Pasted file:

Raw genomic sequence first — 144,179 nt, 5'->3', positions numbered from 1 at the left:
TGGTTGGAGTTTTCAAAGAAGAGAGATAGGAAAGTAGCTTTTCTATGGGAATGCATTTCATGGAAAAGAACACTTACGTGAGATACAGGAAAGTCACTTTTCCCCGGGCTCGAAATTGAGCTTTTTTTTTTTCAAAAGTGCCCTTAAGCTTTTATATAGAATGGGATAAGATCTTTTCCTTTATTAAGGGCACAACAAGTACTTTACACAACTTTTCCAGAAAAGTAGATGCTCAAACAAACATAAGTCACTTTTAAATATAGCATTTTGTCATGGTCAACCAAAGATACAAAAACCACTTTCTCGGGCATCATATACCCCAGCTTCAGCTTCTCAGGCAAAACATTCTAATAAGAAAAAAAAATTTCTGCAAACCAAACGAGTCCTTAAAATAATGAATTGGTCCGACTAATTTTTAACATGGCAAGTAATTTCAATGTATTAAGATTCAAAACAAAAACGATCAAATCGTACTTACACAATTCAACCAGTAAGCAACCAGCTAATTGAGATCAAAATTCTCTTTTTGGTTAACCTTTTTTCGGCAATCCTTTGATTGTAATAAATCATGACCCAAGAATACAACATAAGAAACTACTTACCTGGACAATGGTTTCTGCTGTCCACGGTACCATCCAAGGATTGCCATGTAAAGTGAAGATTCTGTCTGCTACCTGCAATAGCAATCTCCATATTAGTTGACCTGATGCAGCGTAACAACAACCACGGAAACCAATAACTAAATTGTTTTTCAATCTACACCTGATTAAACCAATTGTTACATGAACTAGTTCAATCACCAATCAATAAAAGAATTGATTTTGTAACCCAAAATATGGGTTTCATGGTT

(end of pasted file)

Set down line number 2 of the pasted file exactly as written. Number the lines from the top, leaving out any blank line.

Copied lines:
TGGTTGGAGTTTTCAAAGAAGAGAGATAGGAAAGTAGCTTTTCTATGGGAATGCATTTCATGGAAAAGAACACTTACGTGAGATACAGGAAAGTCACTTTTCCCCGGGCTCGAAATTGAGCTTTTTTTTTTTCAAAAGTGCCCTTAAGCTTTTATATAGAATGGGATAAGATCTTTTCCTTTATTAAGGGCACAACAAGTACTTTACACAACTTTTCCAGAAAAGTAGATGCTCAAACAAACATAAGTCACTTTTAAATATAGCATTTTGTCATGGTCAACCAAAGATACAAAAACCACTTTCTCGGGCATCATATACCCCAGCTTCAGCTTCTCAGGCAAAACATTCTAATAAGAAAAAAAAATTTCTGCAAACCAAACGAGTCCTTAAAATAATGAATTGGTCCGACTAATTTTTAACATGGCAAGTAATTTCAATGTATTAAGATTCAAAACAAAAACGATCAAATCGTACTTACACAATTCAACCAGTAAGCAACCAGCTAATTGAGATCAAAATTCTCTTTTTGGTTAACCTTTTTTCGGCAATCCTTTGATTGTAATAAATCATGACCCAAGAATACAACATAAGAAACTACTTACCTGGACAATGGTTTCTGCTGTCCACGGTACCATCCAAGGATTGCCATGTAAAGTGAAGATTCTGTCTGCTACCTGCAATAGCAATCTCCATATTAGTTGACCTGATGCAGCGTAACAACAACCACGGAAACCAATAACTAAATTGTTTTTCAATCTACACCTGATTAAACCAATTGTTACATGAACTAGTTCAATCACCAATCAATAAAAGAATTGATTTTGTAACCCAAAATATGGGTTTCATGGTT